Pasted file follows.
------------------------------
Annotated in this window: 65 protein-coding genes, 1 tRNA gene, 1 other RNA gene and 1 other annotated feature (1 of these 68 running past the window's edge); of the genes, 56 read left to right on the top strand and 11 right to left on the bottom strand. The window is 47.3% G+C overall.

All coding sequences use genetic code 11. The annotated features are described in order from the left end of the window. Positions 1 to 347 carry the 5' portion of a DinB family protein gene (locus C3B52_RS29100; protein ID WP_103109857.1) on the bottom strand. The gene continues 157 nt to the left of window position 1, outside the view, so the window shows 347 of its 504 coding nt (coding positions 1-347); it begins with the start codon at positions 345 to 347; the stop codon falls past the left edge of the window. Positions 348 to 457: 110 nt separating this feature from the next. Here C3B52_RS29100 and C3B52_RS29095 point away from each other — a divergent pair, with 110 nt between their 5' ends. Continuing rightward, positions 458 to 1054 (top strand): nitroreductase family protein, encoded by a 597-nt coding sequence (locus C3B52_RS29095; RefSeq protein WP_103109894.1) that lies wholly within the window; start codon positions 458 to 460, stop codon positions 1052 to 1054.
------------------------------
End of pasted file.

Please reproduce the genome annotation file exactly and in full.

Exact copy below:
Annotated in this window: 65 protein-coding genes, 1 tRNA gene, 1 other RNA gene and 1 other annotated feature (1 of these 68 running past the window's edge); of the genes, 56 read left to right on the top strand and 11 right to left on the bottom strand. The window is 47.3% G+C overall.

All coding sequences use genetic code 11. The annotated features are described in order from the left end of the window. Positions 1 to 347 carry the 5' portion of a DinB family protein gene (locus C3B52_RS29100; protein ID WP_103109857.1) on the bottom strand. The gene continues 157 nt to the left of window position 1, outside the view, so the window shows 347 of its 504 coding nt (coding positions 1-347); it begins with the start codon at positions 345 to 347; the stop codon falls past the left edge of the window. Positions 348 to 457: 110 nt separating this feature from the next. Here C3B52_RS29100 and C3B52_RS29095 point away from each other — a divergent pair, with 110 nt between their 5' ends. Continuing rightward, positions 458 to 1054 (top strand): nitroreductase family protein, encoded by a 597-nt coding sequence (locus C3B52_RS29095; RefSeq protein WP_103109894.1) that lies wholly within the window; start codon positions 458 to 460, stop codon positions 1052 to 1054.